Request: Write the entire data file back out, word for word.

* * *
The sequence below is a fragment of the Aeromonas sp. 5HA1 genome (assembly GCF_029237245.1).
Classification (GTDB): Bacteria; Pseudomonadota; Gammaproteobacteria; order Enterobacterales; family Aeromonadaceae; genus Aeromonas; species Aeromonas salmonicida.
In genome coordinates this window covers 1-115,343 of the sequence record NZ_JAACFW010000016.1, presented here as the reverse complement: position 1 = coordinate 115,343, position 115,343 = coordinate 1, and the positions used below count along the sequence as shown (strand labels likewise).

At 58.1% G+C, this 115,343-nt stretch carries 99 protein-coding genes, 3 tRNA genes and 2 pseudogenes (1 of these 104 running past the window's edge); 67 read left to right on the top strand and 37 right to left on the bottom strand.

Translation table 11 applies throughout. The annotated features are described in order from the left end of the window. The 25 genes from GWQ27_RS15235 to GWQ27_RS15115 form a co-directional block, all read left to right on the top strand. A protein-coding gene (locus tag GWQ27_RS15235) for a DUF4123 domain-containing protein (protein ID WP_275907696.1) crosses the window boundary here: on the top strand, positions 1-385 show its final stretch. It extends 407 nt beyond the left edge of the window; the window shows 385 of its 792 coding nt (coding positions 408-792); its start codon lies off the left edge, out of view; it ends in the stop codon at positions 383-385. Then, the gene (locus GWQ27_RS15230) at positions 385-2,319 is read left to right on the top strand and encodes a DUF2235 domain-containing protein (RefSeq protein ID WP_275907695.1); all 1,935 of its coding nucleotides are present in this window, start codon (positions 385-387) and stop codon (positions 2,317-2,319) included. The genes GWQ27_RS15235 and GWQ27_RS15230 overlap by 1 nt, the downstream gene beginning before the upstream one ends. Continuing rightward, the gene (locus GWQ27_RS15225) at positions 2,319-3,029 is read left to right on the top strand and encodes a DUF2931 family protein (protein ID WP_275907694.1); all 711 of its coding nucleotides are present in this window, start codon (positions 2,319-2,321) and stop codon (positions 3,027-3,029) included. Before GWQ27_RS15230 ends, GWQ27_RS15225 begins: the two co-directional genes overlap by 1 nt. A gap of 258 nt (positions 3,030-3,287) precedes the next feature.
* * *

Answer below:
The sequence below is a fragment of the Aeromonas sp. 5HA1 genome (assembly GCF_029237245.1).
Classification (GTDB): Bacteria; Pseudomonadota; Gammaproteobacteria; order Enterobacterales; family Aeromonadaceae; genus Aeromonas; species Aeromonas salmonicida.
In genome coordinates this window covers 1-115,343 of the sequence record NZ_JAACFW010000016.1, presented here as the reverse complement: position 1 = coordinate 115,343, position 115,343 = coordinate 1, and the positions used below count along the sequence as shown (strand labels likewise).

At 58.1% G+C, this 115,343-nt stretch carries 99 protein-coding genes, 3 tRNA genes and 2 pseudogenes (1 of these 104 running past the window's edge); 67 read left to right on the top strand and 37 right to left on the bottom strand.

Translation table 11 applies throughout. The annotated features are described in order from the left end of the window. The 25 genes from GWQ27_RS15235 to GWQ27_RS15115 form a co-directional block, all read left to right on the top strand. A protein-coding gene (locus tag GWQ27_RS15235) for a DUF4123 domain-containing protein (protein ID WP_275907696.1) crosses the window boundary here: on the top strand, positions 1-385 show its final stretch. It extends 407 nt beyond the left edge of the window; the window shows 385 of its 792 coding nt (coding positions 408-792); its start codon lies off the left edge, out of view; it ends in the stop codon at positions 383-385. Then, the gene (locus GWQ27_RS15230) at positions 385-2,319 is read left to right on the top strand and encodes a DUF2235 domain-containing protein (RefSeq protein ID WP_275907695.1); all 1,935 of its coding nucleotides are present in this window, start codon (positions 385-387) and stop codon (positions 2,317-2,319) included. The genes GWQ27_RS15235 and GWQ27_RS15230 overlap by 1 nt, the downstream gene beginning before the upstream one ends. Continuing rightward, the gene (locus GWQ27_RS15225) at positions 2,319-3,029 is read left to right on the top strand and encodes a DUF2931 family protein (protein ID WP_275907694.1); all 711 of its coding nucleotides are present in this window, start codon (positions 2,319-2,321) and stop codon (positions 3,027-3,029) included. Before GWQ27_RS15230 ends, GWQ27_RS15225 begins: the two co-directional genes overlap by 1 nt. A gap of 258 nt (positions 3,030-3,287) precedes the next feature.